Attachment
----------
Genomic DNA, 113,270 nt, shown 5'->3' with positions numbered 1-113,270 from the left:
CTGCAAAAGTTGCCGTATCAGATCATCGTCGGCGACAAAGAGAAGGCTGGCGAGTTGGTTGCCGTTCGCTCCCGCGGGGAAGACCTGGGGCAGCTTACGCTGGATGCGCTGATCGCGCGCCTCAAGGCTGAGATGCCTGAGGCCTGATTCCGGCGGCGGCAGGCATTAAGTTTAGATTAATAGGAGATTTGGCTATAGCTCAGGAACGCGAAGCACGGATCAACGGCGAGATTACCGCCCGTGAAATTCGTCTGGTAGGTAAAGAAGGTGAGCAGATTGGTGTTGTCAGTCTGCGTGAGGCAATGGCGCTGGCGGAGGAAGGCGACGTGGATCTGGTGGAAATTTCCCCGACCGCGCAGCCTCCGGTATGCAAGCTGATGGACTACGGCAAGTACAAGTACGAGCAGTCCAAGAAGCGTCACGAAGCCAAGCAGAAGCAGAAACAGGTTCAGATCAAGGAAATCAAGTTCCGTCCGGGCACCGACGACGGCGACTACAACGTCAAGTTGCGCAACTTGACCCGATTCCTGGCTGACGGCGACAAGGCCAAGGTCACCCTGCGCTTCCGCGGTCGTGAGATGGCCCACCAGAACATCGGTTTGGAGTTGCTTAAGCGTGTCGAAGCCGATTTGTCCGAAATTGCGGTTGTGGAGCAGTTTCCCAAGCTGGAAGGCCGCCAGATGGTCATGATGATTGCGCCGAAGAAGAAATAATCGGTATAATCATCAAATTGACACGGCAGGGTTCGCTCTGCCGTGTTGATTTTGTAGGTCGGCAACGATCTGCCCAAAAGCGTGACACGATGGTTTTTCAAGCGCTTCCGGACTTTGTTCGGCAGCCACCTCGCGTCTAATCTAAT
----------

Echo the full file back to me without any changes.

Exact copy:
Genomic DNA, 113,270 nt, shown 5'->3' with positions numbered 1-113,270 from the left:
CTGCAAAAGTTGCCGTATCAGATCATCGTCGGCGACAAAGAGAAGGCTGGCGAGTTGGTTGCCGTTCGCTCCCGCGGGGAAGACCTGGGGCAGCTTACGCTGGATGCGCTGATCGCGCGCCTCAAGGCTGAGATGCCTGAGGCCTGATTCCGGCGGCGGCAGGCATTAAGTTTAGATTAATAGGAGATTTGGCTATAGCTCAGGAACGCGAAGCACGGATCAACGGCGAGATTACCGCCCGTGAAATTCGTCTGGTAGGTAAAGAAGGTGAGCAGATTGGTGTTGTCAGTCTGCGTGAGGCAATGGCGCTGGCGGAGGAAGGCGACGTGGATCTGGTGGAAATTTCCCCGACCGCGCAGCCTCCGGTATGCAAGCTGATGGACTACGGCAAGTACAAGTACGAGCAGTCCAAGAAGCGTCACGAAGCCAAGCAGAAGCAGAAACAGGTTCAGATCAAGGAAATCAAGTTCCGTCCGGGCACCGACGACGGCGACTACAACGTCAAGTTGCGCAACTTGACCCGATTCCTGGCTGACGGCGACAAGGCCAAGGTCACCCTGCGCTTCCGCGGTCGTGAGATGGCCCACCAGAACATCGGTTTGGAGTTGCTTAAGCGTGTCGAAGCCGATTTGTCCGAAATTGCGGTTGTGGAGCAGTTTCCCAAGCTGGAAGGCCGCCAGATGGTCATGATGATTGCGCCGAAGAAGAAATAATCGGTATAATCATCAAATTGACACGGCAGGGTTCGCTCTGCCGTGTTGATTTTGTAGGTCGGCAACGATCTGCCCAAAAGCGTGACACGATGGTTTTTCAAGCGCTTCCGGACTTTGTTCGGCAGCCACCTCGCGTCTAATCTAAT